These two releases celebrate what would have been the hundredth birthday of George Gershwin, who was born on September 28, 1898. Considering the music that must still have been him, his death in 1937, a consequence of a late-diagnosed brain tumor, was a tragedy on the scale of Mozart's. We can never do enough to remember and praise George Gershwin.
The memorial Magic Key Program, in spite of the melancholy circumstances, is a delight from beginning to end. It consists of material originally issued on ten 78-rpm sides. "Gems" used to be Victor's way of indicating a medley, and that's what eight of these sides are – a breeze through the choruses (and maybe a verse here or there) of three or four songs at a shot. (One side is Jane Froman's complete rendition of "The Man I Love," and another is an arrangement of the middle section of Rhapsody in Blue - with chorus!) I usually find the medley format less than satisfying, but the singing and playing are so charming and so redolent of the era that I was completely disarmed. Froman, of course, was one of the era's great popular vocalists. Schuyler has a prettily crooning tenor voice at his disposal; Knight's sound is somewhat more mature. Shilkret, a friend of the composer's, was a conductor and arranger who appeared on hundreds of Victor discs, and while we, if we are concerned about "authenticity," may raise our eyebrows over his arrangements (I still can't get over the chorus in Rhapsody in Blue! - "Though you are gone, your melodies live on," etc.), it's all in good fun. For 1938, the sound is excellent. The booklet reprints the original program notes, but it would have been good for someone to have placed the program in historical perspective. Too bad there wasn't more music.
The recordings on the two-disc "historic" set, for the most part, need little introduction. Many of them have been around in one format or another ever since they were first issued. In 1924, Gershwin and Paul Whiteman recorded a 9-minute version of Rhapsody in Blue; it is included here. It sold so well that they recorded the abridgement again three years later, once Victor had switched from the acoustic to the electric recording technique. Both recordings are notable for their authentically jazzy approach. For example, take the impertinent yakking of the clarinet in the opening solo, and the absence of gush in the Rhapsody's central section. Morton Gould's 1955 version, also included here, is intact of course - side-lengths were not an issue by then - and it is a little more classical, although the jazz element is much more prominent than it is on other modern recordings. (Gould also is a fine but non-traditional pianist in the Three Préludes and in the Porgy solo. His comprehensive suite from the opera - 30 minutes long! - also was recorded in 1955.)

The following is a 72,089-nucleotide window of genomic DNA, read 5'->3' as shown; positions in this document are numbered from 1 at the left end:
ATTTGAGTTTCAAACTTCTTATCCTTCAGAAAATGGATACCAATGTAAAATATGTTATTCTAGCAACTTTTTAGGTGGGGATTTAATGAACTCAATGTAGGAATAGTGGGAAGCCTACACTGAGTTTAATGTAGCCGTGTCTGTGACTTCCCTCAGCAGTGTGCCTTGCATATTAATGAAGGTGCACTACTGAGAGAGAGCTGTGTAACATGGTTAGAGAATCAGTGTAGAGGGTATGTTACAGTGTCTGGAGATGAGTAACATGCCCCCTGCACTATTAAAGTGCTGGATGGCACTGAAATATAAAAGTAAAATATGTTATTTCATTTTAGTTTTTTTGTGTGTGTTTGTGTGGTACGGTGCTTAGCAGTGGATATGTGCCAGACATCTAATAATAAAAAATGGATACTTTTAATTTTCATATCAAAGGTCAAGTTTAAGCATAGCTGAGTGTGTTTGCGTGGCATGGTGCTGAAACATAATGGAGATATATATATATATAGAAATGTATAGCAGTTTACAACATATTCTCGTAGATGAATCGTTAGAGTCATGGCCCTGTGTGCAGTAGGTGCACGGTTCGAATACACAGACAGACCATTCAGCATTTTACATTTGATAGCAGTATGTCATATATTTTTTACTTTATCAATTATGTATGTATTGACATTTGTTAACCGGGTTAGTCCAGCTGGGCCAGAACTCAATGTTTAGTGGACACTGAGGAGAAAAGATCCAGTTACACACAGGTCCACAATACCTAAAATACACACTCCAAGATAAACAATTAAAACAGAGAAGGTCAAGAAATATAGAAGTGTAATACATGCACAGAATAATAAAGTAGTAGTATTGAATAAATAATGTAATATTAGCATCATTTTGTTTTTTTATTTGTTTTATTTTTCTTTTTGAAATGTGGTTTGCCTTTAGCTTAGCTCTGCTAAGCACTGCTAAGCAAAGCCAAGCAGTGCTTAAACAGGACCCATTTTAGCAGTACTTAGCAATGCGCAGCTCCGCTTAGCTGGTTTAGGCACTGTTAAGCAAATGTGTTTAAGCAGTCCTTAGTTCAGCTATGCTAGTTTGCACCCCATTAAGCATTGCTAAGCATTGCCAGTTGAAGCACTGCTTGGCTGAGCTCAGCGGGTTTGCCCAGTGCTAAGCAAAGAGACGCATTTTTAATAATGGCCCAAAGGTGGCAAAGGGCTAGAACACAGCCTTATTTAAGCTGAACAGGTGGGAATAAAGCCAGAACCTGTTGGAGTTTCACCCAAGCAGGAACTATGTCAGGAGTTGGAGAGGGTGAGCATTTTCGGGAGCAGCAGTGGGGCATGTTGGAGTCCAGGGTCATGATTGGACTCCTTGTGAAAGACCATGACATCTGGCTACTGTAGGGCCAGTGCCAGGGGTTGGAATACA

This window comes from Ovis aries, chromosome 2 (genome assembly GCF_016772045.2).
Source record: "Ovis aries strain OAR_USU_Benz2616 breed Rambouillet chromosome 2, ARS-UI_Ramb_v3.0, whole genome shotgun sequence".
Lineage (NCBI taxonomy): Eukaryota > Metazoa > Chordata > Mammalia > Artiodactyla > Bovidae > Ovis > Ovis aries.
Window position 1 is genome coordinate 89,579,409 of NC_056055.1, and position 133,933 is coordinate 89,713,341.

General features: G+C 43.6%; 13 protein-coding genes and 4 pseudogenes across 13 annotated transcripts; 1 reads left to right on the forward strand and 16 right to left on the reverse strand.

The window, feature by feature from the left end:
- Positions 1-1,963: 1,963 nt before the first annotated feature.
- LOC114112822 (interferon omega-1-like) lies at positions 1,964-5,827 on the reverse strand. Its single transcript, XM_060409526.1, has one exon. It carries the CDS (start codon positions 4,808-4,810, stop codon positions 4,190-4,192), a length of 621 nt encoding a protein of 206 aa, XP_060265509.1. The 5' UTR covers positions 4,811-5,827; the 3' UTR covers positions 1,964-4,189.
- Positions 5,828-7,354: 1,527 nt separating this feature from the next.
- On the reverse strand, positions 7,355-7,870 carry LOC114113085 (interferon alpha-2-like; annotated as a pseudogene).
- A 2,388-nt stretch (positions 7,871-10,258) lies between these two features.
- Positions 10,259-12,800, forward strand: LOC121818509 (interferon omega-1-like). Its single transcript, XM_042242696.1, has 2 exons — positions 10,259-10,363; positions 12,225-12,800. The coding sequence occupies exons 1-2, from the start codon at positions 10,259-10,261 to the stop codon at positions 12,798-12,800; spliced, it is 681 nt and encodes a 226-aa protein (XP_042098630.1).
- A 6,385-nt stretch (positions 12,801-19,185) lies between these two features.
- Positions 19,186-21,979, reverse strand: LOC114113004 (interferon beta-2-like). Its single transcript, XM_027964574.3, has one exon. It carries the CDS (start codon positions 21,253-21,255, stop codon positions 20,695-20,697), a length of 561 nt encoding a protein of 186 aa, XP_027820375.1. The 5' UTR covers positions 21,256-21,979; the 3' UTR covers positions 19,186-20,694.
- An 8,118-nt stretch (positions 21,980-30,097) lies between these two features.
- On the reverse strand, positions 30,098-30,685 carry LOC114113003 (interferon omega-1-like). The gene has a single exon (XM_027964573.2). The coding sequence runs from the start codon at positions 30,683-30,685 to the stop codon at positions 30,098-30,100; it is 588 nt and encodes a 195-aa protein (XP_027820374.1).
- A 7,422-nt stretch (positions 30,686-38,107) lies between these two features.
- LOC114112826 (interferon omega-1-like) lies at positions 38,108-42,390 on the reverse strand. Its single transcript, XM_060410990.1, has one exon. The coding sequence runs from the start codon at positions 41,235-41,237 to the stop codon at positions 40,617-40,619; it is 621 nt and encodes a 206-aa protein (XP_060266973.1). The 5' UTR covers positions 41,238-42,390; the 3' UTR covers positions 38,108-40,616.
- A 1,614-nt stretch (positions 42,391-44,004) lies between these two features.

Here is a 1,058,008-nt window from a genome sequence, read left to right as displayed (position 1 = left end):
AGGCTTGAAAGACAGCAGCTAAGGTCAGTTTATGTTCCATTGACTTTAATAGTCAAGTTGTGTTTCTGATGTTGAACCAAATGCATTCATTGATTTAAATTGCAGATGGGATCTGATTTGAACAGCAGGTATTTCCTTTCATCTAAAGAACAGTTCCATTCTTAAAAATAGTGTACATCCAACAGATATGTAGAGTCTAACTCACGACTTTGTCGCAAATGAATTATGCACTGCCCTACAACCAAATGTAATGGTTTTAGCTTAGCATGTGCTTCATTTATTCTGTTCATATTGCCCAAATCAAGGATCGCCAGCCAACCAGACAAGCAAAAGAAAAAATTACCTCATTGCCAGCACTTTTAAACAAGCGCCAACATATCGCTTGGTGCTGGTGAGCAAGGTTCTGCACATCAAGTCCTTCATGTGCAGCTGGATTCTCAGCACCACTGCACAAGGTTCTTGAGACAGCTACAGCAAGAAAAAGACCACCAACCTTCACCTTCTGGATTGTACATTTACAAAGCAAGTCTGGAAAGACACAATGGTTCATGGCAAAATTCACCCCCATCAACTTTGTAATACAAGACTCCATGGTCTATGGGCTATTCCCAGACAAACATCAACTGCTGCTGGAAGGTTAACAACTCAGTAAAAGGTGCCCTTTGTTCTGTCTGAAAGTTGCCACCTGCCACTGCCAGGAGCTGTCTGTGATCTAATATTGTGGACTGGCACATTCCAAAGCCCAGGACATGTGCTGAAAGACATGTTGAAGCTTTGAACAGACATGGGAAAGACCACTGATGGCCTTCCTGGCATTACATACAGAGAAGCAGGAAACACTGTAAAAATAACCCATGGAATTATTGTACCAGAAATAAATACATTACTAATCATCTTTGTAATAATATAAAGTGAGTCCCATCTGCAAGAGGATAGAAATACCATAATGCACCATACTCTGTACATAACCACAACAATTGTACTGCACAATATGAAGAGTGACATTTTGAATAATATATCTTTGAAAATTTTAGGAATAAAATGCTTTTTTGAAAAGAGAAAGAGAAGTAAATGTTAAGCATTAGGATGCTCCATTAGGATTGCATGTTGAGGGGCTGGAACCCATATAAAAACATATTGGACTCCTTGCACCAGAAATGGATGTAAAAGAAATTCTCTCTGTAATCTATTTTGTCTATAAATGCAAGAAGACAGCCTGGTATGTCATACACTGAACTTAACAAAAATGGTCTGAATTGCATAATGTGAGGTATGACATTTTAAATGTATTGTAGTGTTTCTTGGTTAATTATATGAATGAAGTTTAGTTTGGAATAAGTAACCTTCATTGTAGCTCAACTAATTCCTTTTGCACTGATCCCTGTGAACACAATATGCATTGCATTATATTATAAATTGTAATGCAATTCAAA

Of the two recordings of An American in Paris, the earlier one (conducted by Shilkret, with Gershwin playing the celesta) must have some authenticity to it, but I find it a little plain beside Bernstein's 1949 recording, which opens the second CD. It's as wonderful as the one he did almost a decade later (in stereo) for Columbia.
Eighteen minutes of vocal excerpts from Porgy and Bess feature Jepson and (especially) Tibbett in sonorous form. Were racial factors involved in the choice of these singers, though? Fortunately, Todd Duncan and Anne Brown, the original singers, recorded their songs for another label.
At any rate, both releases are desirable ones, although I liked the Magic Key Program a little more because of its rarity. Unintentionally, it has a lot to say about what it was like to live in America in 1938.
Copyright © 1999, Raymond Tuttle